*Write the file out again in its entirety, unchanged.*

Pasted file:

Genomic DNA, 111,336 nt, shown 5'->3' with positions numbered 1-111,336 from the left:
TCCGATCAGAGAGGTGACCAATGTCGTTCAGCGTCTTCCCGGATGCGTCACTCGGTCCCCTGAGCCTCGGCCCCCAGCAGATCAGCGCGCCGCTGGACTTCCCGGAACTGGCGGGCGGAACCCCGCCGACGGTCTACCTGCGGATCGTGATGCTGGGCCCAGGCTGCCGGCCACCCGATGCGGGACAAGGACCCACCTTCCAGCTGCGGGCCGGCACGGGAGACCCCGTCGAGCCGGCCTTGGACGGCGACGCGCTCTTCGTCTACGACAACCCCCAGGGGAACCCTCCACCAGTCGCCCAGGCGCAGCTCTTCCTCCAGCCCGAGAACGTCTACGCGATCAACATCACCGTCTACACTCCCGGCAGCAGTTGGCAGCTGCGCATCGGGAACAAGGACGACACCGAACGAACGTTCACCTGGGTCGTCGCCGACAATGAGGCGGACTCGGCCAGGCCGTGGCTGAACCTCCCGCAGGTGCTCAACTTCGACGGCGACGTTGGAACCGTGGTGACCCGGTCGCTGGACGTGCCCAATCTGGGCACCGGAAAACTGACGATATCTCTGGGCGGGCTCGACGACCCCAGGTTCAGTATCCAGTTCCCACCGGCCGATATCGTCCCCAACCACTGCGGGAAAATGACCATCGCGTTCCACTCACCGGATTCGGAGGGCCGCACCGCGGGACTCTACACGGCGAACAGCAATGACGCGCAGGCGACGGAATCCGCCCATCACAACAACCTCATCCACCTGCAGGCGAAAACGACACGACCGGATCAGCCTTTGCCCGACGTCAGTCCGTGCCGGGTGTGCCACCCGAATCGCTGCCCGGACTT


Genomic DNA, 111,336 nt, shown 5'->3' with positions numbered 1-111,336 from the left:
TCCGATCAGAGAGGTGACCAATGTCGTTCAGCGTCTTCCCGGATGCGTCACTCGGTCCCCTGAGCCTCGGCCCCCAGCAGATCAGCGCGCCGCTGGACTTCCCGGAACTGGCGGGCGGAACCCCGCCGACGGTCTACCTGCGGATCGTGATGCTGGGCCCAGGCTGCCGGCCACCCGATGCGGGACAAGGACCCACCTTCCAGCTGCGGGCCGGCACGGGAGACCCCGTCGAGCCGGCCTTGGACGGCGACGCGCTCTTCGTCTACGACAACCCCCAGGGGAACCCTCCACCAGTCGCCCAGGCGCAGCTCTTCCTCCAGCCCGAGAACGTCTACGCGATCAACATCACCGTCTACACTCCCGGCAGCAGTTGGCAGCTGCGCATCGGGAACAAGGACGACACCGAACGAACGTTCACCTGGGTCGTCGCCGACAATGAGGCGGACTCGGCCAGGCCGTGGCTGAACCTCCCGCAGGTGCTCAACTTCGACGGCGACGTTGGAACCGTGGTGACCCGGTCGCTGGACGTGCCCAATCTGGGCACCGGAAAACTGACGATATCTCTGGGCGGGCTCGACGACCCCAGGTTCAGTATCCAGTTCCCACCGGCCGATATCGTCCCCAACCACTGCGGGAAAATGACCATCGCGTTCCACTCACCGGATTCGGAGGGCCGCACCGCGGGACTCTACACGGCGAACAGCAATGACGCGCAGGCGACGGAATCCGCCCATCACAACAACCTCATCCACCTGCAGGCGAAAACGACACGACCGGATCAGCCTTTGCCCGACGTCAGTCCGTGCCGGGTGTGCCACCCGAATCGCTGCCCGGACTT